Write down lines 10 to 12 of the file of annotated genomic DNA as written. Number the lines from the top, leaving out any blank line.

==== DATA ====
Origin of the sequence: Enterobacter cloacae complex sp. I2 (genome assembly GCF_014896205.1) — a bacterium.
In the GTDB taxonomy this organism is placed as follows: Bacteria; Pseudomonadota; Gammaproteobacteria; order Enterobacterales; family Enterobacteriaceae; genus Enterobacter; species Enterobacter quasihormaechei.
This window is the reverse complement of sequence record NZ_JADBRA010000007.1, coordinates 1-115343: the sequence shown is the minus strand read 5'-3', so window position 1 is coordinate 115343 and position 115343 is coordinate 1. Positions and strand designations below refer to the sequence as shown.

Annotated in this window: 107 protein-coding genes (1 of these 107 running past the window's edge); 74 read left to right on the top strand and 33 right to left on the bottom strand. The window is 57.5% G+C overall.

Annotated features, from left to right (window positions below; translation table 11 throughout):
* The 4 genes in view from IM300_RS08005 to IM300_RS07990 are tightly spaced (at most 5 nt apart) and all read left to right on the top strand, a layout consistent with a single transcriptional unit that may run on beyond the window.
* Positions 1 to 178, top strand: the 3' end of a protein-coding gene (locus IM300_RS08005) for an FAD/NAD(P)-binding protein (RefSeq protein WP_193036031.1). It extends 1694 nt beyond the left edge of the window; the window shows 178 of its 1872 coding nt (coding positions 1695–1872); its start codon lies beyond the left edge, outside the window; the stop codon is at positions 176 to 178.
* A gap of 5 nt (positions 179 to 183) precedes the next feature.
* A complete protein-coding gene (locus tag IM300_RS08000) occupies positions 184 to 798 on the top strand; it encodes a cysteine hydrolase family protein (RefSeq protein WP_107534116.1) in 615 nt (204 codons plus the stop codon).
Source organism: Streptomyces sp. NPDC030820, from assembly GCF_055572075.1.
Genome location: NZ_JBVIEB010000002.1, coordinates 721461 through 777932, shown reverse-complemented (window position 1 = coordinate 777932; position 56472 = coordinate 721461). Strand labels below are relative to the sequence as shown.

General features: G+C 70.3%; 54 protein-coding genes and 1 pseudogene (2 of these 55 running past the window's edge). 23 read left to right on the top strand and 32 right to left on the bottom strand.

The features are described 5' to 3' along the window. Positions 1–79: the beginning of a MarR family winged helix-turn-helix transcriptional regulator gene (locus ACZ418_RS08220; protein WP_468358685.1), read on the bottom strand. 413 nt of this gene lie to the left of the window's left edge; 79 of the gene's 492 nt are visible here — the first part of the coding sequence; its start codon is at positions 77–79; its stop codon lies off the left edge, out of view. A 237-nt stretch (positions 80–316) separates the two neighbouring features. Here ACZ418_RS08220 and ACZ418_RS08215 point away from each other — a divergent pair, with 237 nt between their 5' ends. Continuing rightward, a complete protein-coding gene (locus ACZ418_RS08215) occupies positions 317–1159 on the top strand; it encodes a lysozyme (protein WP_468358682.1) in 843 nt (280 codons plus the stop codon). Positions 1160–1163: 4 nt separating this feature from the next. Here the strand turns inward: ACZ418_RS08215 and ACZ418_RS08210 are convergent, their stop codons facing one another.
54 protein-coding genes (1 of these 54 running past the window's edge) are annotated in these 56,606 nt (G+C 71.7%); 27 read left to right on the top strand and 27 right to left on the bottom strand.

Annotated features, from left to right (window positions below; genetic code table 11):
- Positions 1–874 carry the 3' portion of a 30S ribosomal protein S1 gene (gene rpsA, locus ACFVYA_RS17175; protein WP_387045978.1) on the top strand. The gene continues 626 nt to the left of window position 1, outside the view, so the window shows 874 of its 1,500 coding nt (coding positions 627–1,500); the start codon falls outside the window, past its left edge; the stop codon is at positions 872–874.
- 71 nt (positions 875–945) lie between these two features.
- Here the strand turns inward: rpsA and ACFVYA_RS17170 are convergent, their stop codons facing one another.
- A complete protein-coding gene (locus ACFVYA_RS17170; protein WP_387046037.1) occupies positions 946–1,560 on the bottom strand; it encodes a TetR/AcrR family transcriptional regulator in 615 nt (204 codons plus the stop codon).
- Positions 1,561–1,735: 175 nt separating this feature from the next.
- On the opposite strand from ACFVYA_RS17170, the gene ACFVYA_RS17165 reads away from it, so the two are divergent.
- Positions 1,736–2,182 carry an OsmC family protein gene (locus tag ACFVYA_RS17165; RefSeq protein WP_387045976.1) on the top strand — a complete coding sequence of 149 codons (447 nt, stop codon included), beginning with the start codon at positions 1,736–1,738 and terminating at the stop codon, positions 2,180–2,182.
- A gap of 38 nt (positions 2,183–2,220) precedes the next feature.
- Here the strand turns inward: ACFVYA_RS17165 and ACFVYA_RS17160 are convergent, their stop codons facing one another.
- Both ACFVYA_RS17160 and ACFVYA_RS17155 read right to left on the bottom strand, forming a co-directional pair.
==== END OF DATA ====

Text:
Source organism: Streptomyces sp. NPDC030820, from assembly GCF_055572075.1.
Genome location: NZ_JBVIEB010000002.1, coordinates 721461 through 777932, shown reverse-complemented (window position 1 = coordinate 777932; position 56472 = coordinate 721461). Strand labels below are relative to the sequence as shown.

General features: G+C 70.3%; 54 protein-coding genes and 1 pseudogene (2 of these 55 running past the window's edge). 23 read left to right on the top strand and 32 right to left on the bottom strand.